Dubai: Souq, a Dubai-based online marketplace, announced the launch of the Amazon Global Store yesterday, offering its customers in the UAE the ability to shop for over one million Amazon products.
The products from Amazon are primarily intended to supplement key areas where Souq is lacking in selection, including fashion and apparel, according to Souq chief executive Ronaldo Mouchawar, speaking to Gulf News in an interview.
The Souq store will eventually hold many “millions [of Amazon products].”
“People always ask us: ‘When are we going to be able to buy Amazon products on Souq?’,” he said, adding: “This is step one.”
The chief executive refused to be drawn on the timeline for fully merging the Souq and Amazon brands, simply saying that he was focused on delivering the best customer experience possible.
“There’s no timeline, it’s a work in progress. Down the road, we’ll let you know as things evolve,” he said.
Since Amazon acquired Souq for a reported $650 million (Dh2.39 billion) in March, the pair have been slowly integrating back end systems, whilst quietly hiring for roles that will help to merge the two companies.
In August, Souq added AmazonBasics to its site, a collection of around 20 basic electronics products.
Now with over a million items, a “quite significant” amount according to Mouchawar, in this new phase of the partnership, Souq is trying to focus on categories of items its customers “always buy abroad because they can’t find locally.”
Mouchawar added that the majority of items added from Amazon’s inventory were “things [Souq] didn’t have, but they were things we knew that customers from this part of the world were buying.”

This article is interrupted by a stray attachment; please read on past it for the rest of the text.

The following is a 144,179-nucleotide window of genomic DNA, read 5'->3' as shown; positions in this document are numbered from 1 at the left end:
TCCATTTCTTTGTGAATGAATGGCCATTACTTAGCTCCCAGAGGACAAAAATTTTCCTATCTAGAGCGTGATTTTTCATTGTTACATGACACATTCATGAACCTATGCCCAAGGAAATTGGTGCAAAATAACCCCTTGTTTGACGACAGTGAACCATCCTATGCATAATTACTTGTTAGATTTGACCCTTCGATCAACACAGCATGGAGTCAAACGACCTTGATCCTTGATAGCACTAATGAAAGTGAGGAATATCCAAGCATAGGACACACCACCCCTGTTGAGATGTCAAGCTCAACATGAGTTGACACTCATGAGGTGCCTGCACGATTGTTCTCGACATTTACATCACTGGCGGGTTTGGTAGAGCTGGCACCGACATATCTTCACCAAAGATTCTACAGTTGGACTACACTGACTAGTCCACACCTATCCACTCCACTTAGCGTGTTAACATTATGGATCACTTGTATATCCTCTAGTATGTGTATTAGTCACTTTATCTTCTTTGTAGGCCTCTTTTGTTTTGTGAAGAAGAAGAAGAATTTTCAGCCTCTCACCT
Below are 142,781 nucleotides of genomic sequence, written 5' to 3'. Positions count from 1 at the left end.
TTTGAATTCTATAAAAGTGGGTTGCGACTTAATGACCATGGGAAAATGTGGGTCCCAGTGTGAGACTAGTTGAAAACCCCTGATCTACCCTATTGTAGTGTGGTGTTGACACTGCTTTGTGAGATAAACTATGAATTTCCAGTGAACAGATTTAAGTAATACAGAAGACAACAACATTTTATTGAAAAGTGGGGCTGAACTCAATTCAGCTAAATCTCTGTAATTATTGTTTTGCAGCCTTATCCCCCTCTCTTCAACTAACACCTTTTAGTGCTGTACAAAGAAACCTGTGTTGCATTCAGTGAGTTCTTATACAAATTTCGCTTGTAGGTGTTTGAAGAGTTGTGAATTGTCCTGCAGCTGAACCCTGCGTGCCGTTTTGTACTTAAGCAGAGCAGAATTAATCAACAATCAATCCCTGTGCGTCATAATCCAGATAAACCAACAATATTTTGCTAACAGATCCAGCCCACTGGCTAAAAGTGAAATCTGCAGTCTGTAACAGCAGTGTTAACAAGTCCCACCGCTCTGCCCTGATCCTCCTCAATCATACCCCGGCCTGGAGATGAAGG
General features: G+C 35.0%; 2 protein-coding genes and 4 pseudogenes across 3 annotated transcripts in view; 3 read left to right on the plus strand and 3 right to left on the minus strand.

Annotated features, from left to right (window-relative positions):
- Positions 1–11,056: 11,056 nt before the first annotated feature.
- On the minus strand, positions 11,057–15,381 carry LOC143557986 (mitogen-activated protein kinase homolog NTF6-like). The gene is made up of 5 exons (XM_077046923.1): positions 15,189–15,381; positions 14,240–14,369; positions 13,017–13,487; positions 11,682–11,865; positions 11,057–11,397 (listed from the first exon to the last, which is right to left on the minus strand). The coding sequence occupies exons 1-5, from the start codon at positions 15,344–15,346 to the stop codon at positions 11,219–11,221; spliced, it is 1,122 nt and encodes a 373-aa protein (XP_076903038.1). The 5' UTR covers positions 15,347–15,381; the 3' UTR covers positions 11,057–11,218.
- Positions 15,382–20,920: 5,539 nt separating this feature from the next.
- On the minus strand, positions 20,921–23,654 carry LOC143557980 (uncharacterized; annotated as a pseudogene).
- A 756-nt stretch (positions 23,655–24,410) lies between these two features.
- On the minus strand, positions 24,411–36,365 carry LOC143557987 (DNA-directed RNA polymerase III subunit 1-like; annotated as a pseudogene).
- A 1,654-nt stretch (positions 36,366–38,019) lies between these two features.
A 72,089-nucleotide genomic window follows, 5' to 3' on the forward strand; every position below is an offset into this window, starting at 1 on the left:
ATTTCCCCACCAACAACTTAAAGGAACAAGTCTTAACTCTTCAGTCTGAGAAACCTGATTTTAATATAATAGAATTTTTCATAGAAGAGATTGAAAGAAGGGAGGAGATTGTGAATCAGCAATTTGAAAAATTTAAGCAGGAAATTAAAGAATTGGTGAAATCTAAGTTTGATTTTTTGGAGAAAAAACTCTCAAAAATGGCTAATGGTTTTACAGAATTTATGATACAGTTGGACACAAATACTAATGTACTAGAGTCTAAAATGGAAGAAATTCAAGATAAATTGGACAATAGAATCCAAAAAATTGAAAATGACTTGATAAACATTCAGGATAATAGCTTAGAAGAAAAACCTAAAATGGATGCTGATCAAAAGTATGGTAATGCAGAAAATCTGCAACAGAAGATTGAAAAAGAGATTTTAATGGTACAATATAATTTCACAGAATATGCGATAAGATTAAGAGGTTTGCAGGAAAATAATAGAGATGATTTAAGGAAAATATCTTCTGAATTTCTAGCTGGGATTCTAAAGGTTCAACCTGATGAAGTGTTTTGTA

Souq customers will have the choice of ordering with priority shipping, meaning their purchase will arrive between two to five business days, or expedited shipping, with a delivery time of six to ten days.
The company also confirmed that customers would see prices in dirhams, inclusive of import fee deposits, at checkout (where applicable) — without any unexpected fees added later. Mouchawar noted that this was especially important given the introduction of value added tax (VAT).
“This is really a pain point for a customers. We want to make it as hassle-free to the customer as possible. That’s a real value add,” he said.
Despite coming from the United States (US), Souq confirmed that all of the features that Middle East customers were familiar with, such as cash on delivery (CoD) and Arabic customer service.
Users will be able to shop Souq and Amazon products together, or separately, in English or in Arabic.
“When we acquired Souq, our goal was to provide the best possible service for millions of customers in the Middle East by supporting them with Amazon technology and global resources,” Samir Kumar, Vice President of International Retail at Amazon said in a separate statement.